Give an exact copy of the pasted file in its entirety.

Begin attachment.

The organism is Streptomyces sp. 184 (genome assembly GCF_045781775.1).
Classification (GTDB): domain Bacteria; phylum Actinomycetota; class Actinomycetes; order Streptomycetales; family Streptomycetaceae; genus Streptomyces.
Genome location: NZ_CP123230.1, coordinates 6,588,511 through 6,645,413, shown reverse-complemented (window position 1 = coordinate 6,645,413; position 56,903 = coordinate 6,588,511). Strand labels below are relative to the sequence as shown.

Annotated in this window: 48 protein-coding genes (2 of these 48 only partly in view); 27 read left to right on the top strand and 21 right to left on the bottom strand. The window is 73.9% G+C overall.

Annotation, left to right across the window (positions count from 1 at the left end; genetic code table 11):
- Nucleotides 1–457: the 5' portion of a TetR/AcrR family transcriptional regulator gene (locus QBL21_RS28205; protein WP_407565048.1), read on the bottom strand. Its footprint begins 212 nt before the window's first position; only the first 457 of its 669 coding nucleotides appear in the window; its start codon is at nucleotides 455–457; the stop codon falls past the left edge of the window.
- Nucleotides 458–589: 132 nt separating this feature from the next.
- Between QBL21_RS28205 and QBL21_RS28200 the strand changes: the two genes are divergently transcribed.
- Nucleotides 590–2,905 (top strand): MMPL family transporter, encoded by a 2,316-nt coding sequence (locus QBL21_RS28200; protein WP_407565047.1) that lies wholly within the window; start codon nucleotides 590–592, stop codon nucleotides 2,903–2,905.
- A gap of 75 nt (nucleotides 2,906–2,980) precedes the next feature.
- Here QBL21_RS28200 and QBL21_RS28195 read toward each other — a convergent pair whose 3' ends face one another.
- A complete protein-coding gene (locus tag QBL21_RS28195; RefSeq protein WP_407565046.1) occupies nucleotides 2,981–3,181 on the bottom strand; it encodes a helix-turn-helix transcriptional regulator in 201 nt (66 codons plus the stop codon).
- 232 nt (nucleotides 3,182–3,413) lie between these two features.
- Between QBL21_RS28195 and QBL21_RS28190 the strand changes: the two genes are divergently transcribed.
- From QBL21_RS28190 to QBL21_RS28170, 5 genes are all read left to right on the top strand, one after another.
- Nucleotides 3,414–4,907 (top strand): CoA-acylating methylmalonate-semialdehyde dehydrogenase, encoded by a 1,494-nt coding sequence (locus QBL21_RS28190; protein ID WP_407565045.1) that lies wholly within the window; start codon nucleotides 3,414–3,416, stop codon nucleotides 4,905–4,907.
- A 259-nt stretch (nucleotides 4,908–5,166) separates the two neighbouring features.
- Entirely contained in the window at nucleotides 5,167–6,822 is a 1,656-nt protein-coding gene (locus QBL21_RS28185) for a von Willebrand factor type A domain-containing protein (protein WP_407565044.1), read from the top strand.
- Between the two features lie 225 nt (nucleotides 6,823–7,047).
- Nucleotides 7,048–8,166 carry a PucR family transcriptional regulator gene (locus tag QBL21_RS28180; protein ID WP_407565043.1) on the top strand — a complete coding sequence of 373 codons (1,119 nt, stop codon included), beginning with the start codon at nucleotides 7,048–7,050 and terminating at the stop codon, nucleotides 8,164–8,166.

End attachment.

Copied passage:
The organism is Streptomyces sp. 184 (genome assembly GCF_045781775.1).
Classification (GTDB): domain Bacteria; phylum Actinomycetota; class Actinomycetes; order Streptomycetales; family Streptomycetaceae; genus Streptomyces.
Genome location: NZ_CP123230.1, coordinates 6,588,511 through 6,645,413, shown reverse-complemented (window position 1 = coordinate 6,645,413; position 56,903 = coordinate 6,588,511). Strand labels below are relative to the sequence as shown.

Annotated in this window: 48 protein-coding genes (2 of these 48 only partly in view); 27 read left to right on the top strand and 21 right to left on the bottom strand. The window is 73.9% G+C overall.

Annotation, left to right across the window (positions count from 1 at the left end; genetic code table 11):
- Nucleotides 1–457: the 5' portion of a TetR/AcrR family transcriptional regulator gene (locus QBL21_RS28205; protein WP_407565048.1), read on the bottom strand. Its footprint begins 212 nt before the window's first position; only the first 457 of its 669 coding nucleotides appear in the window; its start codon is at nucleotides 455–457; the stop codon falls past the left edge of the window.
- Nucleotides 458–589: 132 nt separating this feature from the next.
- Between QBL21_RS28205 and QBL21_RS28200 the strand changes: the two genes are divergently transcribed.
- Nucleotides 590–2,905 (top strand): MMPL family transporter, encoded by a 2,316-nt coding sequence (locus QBL21_RS28200; protein WP_407565047.1) that lies wholly within the window; start codon nucleotides 590–592, stop codon nucleotides 2,903–2,905.
- A gap of 75 nt (nucleotides 2,906–2,980) precedes the next feature.
- Here QBL21_RS28200 and QBL21_RS28195 read toward each other — a convergent pair whose 3' ends face one another.
- A complete protein-coding gene (locus tag QBL21_RS28195; RefSeq protein WP_407565046.1) occupies nucleotides 2,981–3,181 on the bottom strand; it encodes a helix-turn-helix transcriptional regulator in 201 nt (66 codons plus the stop codon).
- 232 nt (nucleotides 3,182–3,413) lie between these two features.
- Between QBL21_RS28195 and QBL21_RS28190 the strand changes: the two genes are divergently transcribed.
- From QBL21_RS28190 to QBL21_RS28170, 5 genes are all read left to right on the top strand, one after another.
- Nucleotides 3,414–4,907 (top strand): CoA-acylating methylmalonate-semialdehyde dehydrogenase, encoded by a 1,494-nt coding sequence (locus QBL21_RS28190; protein ID WP_407565045.1) that lies wholly within the window; start codon nucleotides 3,414–3,416, stop codon nucleotides 4,905–4,907.
- A 259-nt stretch (nucleotides 4,908–5,166) separates the two neighbouring features.
- Entirely contained in the window at nucleotides 5,167–6,822 is a 1,656-nt protein-coding gene (locus QBL21_RS28185) for a von Willebrand factor type A domain-containing protein (protein WP_407565044.1), read from the top strand.
- Between the two features lie 225 nt (nucleotides 6,823–7,047).
- Nucleotides 7,048–8,166 carry a PucR family transcriptional regulator gene (locus tag QBL21_RS28180; protein ID WP_407565043.1) on the top strand — a complete coding sequence of 373 codons (1,119 nt, stop codon included), beginning with the start codon at nucleotides 7,048–7,050 and terminating at the stop codon, nucleotides 8,164–8,166.